Some people thought him too ambitious, for even with philosophers the passion for fame is often their last rag of infirmity. After Thrasea’s fall Helvidius was banished, but he returned to Rome under Galba and proceeded to prosecute Eprius Marcellus, who had informed against his father-in-law. This attempt to secure a revenge, as bold as it was just, divided the senate into two parties, for the fall of Marcellus would involve the ruin of a whole army of similar offenders. At first the struggle was full of recrimination, as the famous speeches on either side testify; but after a while, finding that Galba’s attitude was doubtful and that many of the senators begged him to desist, Helvidius dropped the prosecution. On his action in this matter men’s comments varied with their character, some praising his moderation, others asking what had become of his tenacity.

To return to the senate: at the same meeting at which they voted powers to Vespasian they also decided to send a deputation to address him. This gave rise to a sharp dispute between Helvidius Priscus and Eprius Marcellus. The former thought the members of the deputation ought to be nominated by magistrates acting under oath; Marcellus demanded their selection by lot. The consul-designate had already spoken in favour of the latter method, but Marcellus’ motive was personal vanity, for he was afraid that if others were chosen he would seem slighted. Their exchange of views gradually grew into a formal and acrimonious debate. Helvidius inquired why it was that Marcellus was so afraid of the magistrates’ judgement, seeing that he himself had great advantages of wealth and of eloquence over many others. Could it be the memory of his misdeeds that so oppressed him? The fall of the lot could not discern character: but the whole point of submitting people to the vote and to scrutiny by the senate was to get at the truth about each man’s life and reputation. In the interest of the country, and out of respect to Vespasian, it was important that he should be met by men whom the senate considered beyond reproach, men who would give the emperor a taste for honest language. Vespasian had been a friend of Thrasea, Soranus, and Sentius, [Soranus, like Thrasea, was a Stoic who opposed the government mainly on moral grounds. The story of their end is told in the “Annals”, Book XVI. Sentius was presumably another member of their party] and even though there might be no need to punish their prosecutors, still it would be wrong to put them forward. Moreover, the senate’s selection would be a sort of hint to the emperor whom to approve and whom to avoid. ‘Good friends are the most effective instruments of good government. Marcellus ought to be content with having driven Nero to destroy so many innocent people. Let him enjoy the impunity and the profit he has won from that, and leave Vespasian to more honest advisers.’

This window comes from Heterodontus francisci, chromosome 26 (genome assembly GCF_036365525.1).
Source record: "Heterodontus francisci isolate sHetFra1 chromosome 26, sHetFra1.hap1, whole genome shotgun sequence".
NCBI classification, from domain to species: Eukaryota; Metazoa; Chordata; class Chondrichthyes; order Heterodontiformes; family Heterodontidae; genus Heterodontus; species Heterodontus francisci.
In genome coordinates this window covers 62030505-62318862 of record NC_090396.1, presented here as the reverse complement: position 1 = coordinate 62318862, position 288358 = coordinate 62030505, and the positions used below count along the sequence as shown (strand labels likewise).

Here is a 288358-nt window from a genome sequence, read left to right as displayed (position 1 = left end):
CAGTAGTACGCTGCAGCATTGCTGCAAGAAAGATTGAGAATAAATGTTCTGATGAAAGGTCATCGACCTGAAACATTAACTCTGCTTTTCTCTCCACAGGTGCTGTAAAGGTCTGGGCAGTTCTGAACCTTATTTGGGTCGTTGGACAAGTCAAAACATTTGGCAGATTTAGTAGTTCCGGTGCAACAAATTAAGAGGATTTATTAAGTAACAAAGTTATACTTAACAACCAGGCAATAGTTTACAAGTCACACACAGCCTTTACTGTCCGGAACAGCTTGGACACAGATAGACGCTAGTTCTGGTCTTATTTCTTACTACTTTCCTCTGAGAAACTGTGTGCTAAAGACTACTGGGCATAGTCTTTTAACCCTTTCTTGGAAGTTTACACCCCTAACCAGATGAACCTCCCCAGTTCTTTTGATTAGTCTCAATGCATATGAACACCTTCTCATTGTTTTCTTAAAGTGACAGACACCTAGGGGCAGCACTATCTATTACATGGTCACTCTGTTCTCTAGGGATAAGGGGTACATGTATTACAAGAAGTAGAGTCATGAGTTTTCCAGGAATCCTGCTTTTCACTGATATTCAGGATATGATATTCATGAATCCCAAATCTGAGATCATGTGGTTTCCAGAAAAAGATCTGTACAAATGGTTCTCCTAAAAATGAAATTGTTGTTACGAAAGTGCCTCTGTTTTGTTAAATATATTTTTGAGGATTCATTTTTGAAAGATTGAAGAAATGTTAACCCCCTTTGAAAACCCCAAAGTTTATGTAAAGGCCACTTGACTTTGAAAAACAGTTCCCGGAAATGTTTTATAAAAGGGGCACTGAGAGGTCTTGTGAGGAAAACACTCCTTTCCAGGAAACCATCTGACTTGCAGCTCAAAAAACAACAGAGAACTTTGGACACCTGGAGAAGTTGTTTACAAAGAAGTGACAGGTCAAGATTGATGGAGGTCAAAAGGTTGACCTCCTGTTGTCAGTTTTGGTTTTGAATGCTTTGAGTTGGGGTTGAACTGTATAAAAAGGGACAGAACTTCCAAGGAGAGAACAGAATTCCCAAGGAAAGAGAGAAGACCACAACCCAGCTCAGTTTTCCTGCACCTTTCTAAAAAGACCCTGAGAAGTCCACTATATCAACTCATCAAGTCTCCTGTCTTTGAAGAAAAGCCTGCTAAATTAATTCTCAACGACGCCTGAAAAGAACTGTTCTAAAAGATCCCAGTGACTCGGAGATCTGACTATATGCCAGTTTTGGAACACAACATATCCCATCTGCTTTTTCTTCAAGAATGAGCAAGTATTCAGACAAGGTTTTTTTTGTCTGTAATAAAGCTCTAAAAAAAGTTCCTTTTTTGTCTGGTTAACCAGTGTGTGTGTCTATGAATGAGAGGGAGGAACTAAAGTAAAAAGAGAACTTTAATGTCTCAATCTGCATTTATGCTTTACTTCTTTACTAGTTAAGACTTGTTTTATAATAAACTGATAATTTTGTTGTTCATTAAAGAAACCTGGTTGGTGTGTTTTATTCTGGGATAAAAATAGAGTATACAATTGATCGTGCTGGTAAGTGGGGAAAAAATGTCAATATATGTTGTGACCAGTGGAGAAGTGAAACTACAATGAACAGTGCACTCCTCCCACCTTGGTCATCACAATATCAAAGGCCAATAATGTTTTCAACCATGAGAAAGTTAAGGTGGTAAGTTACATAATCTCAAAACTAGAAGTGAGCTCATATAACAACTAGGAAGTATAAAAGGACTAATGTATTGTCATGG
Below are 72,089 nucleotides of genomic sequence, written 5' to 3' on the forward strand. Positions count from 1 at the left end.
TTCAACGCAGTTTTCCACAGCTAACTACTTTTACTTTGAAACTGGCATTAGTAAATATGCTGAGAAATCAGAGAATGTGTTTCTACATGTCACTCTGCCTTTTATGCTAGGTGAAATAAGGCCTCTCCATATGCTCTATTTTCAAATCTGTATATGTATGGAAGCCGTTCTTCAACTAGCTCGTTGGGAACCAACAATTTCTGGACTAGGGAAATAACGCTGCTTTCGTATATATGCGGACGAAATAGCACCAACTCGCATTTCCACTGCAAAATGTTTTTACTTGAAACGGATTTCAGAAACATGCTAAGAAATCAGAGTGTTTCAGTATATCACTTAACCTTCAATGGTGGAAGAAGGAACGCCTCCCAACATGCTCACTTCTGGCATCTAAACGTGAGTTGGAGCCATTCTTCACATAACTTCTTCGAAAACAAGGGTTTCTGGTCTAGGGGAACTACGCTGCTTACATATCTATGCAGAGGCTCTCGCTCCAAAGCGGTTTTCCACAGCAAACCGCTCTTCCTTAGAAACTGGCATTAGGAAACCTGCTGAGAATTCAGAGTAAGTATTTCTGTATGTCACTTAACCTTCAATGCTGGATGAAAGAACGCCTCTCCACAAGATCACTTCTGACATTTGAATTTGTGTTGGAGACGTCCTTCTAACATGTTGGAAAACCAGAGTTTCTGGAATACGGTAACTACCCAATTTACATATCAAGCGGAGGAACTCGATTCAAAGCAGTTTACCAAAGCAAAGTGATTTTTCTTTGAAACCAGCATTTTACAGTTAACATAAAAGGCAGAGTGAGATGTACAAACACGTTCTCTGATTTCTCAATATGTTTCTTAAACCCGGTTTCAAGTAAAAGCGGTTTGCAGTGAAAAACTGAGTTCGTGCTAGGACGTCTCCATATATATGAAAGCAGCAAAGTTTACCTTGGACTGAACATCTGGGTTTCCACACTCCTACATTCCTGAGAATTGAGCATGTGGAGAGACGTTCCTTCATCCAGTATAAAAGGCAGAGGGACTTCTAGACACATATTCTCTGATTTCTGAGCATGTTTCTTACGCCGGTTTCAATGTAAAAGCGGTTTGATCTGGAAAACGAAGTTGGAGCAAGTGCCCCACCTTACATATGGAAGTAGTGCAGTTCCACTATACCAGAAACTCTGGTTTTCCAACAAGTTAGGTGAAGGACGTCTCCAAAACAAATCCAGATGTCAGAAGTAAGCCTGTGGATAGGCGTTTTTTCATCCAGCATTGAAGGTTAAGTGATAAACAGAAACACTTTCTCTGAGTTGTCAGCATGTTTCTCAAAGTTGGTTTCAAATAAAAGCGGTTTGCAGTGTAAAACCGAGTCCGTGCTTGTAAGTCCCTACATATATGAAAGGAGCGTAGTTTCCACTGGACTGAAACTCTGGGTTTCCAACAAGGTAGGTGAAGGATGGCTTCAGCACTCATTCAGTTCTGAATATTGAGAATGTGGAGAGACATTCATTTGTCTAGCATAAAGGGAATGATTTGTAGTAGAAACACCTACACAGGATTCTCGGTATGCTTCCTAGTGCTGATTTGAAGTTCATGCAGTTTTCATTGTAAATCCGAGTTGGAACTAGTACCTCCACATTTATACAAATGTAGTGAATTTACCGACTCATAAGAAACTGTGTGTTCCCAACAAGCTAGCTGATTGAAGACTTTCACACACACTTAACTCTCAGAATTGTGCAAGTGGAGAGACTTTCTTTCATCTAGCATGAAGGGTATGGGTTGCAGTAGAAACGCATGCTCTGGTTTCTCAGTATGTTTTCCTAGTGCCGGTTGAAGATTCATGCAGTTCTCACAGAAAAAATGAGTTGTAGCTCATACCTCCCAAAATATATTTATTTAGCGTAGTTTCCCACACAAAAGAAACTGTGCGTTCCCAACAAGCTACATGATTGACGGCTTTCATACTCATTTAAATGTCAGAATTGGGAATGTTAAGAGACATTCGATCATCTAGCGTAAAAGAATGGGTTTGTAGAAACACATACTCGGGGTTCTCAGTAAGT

Marcellus replied that the opinion which was being impugned was not his own. The consul-designate had already advised them to follow the established precedent, which was that deputations should be chosen by lot, so that there should be no room for intrigue or personal animosity. Nothing had happened to justify them in setting aside such an ancient system. Why turn a compliment to the emperor into a slight upon someone else? Anybody could do homage. What they had to avoid was the possibility that some people’s obstinacy might irritate the emperor at the outset of his reign, while his intentions were undecided and he was still busy watching faces and listening to what was said. ‘I have not forgotten,’ he went on, ‘the days of my youth or the constitution which our fathers and grandfathers established. [He refers to Augustus’ regularization of the principate] But while admiring a distant past, I support the existing state of things. I pray for good emperors, but I take them as they come. As for Thrasea, it was not my speech but the senate’s verdict which did for him. Nero took a savage delight in farces like that trial, and, really, the friendship of such an emperor cost me as much anxiety as banishment did to others. In fine, Helvidius may be as brave and as firm as any Brutus or Cato; I am but a senator and we are all slaves together. Besides, I advise my friend not to try and get an upper hand with our emperor or to force his tuition on a man of ripe years, [Fifty-nine] who wears the insignia of a triumph and is the father of two grown sons. Bad rulers like absolute sovereignty, and even the best of them must set some limit to their subjects’ independence.’